Nineteen-year old Lobsang Tenpa from Kirti monastery staged a solo protest in the main street of Ngaba county town later that month, on April 26, 2014. He was immediately detained, and later sentenced to two years imprisonment.
Kirti monk Lobsang Tinley, 21, staged a lone demonstration on December 26, 2014 on the main street of Ngaba county town. He was immediately detained and his welfare and whereabouts are not known.
Cluster of lone protests in KardzeA Tibetan named as Jampa Sengge, age unknown, was taken into custody on November 28 after he scattered leaflets while walking along the main road of the Kardze (Chinese, Ganzi) county seat in the Kardze Tibetan Autonomous Prefecture, according to Radio Free Asia’s Tibetan Service. A Tibetan source told RFA: “While walking in the street, he threw paper flyers in the air calling for the long life and blessings of Gyalwa Tenzin Gyatso [exiled spiritual leader the Dalai Lama]. After a few minutes, police stationed in the town grabbed him and pushed him down and took him away.” Footage emerged of police attempting to collect all the paper flyers from the ground as Tibetans look on.
In October, 2014, a Tibetan man called Dorje Rinchen, believed to be in his twenties, made a protest in the central square of the Serthar (Chinese, Seda) county seat in the Kardze (Ganzi) Tibetan Autonomous Prefecture, according to RFA’s Tibetan Service.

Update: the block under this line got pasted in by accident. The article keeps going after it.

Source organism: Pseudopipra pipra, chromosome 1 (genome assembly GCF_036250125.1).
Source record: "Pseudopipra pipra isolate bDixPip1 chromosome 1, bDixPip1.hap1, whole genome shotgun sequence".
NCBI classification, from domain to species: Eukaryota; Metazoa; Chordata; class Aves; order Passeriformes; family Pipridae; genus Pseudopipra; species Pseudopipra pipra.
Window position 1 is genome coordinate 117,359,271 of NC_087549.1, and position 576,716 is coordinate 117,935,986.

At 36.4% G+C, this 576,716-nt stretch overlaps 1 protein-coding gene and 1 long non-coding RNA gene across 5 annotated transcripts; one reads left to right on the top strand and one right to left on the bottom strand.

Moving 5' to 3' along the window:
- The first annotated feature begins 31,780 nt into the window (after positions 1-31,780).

“Many witnesses saw him throw leaflets in the air and shout slogans calling for the long life of [exiled spiritual leader] the Dalai Lama and for freedom for Tibet before he was overpowered by police,” a Tibetan source said, speaking on condition of anonymity. The detaining officers tied Dorje Rinchen’s hands behind his back, forced his head down, “and took him away, beating him severely at the same time,” the source said.
The same RFA report said that on October 3 (2014), Pasang Wangchuk, a Tibetan businessman and father of three was detained in Kardze prefecture after a solitary protest challenging Beijing’s rule in Tibetan areas, according to sources.
Tibetans in Kardze Tibetan Autonomous Prefecture (in the Tibetan region of Kham) are known for their strong sense of Tibetan identity and nationalism, and the political climate in the region has been deeply oppressive, particularly since 2008, leading to a number of self-immolations, and group and solo protests. The Chinese authorities have noted that their loyalty to the Dalai Lama and strong resistance has made the work of “maintaining public order and safeguarding stability…very arduous.”
 There have been 143 self-immolations in Tibet since 2009: see https://savetibet.org/resources/fact-sheets/self-immolations-by-tibetans/
 Documented in ICT report, ‘Acts of Significant Evil: The criminalization of Tibetan self-Immolations’, https://savetibet.org/acts-of-significant-evil-report/
 Tibetan protesters have generally displayed handmade Tibetan ‘snow lion’ flags. In this case Tashi Dhondup was photographed with a flag, which is a flag used by Buddhists across the world to symbolize Buddhism. While it was not possible to confirm this directly, there is a possibility that Tashi Dhondup may have wanted to convey a less nationalistic approach in his protest.
 See ICT report, September 28, 2015, ‘Wave of solo peaceful protests in Ngaba: repression and further restrictions imposed’,
 Radio Free Asia report, November 30, 2015, http://www.rfa.org/english/news/tibet/solo-11302015142320.html
 Radio Free Asia report, October 17, 2014, http://www.rfa.org/english/news/tibet/youth-10172014135212.html
 ICT report, ‘Ten Tibetans injured after police open fire in Kardze, Tibet’, August 13, 2013, https://savetibet.org/ten-tibetans-injured-after-police-open-fire-in-kardze-tibet/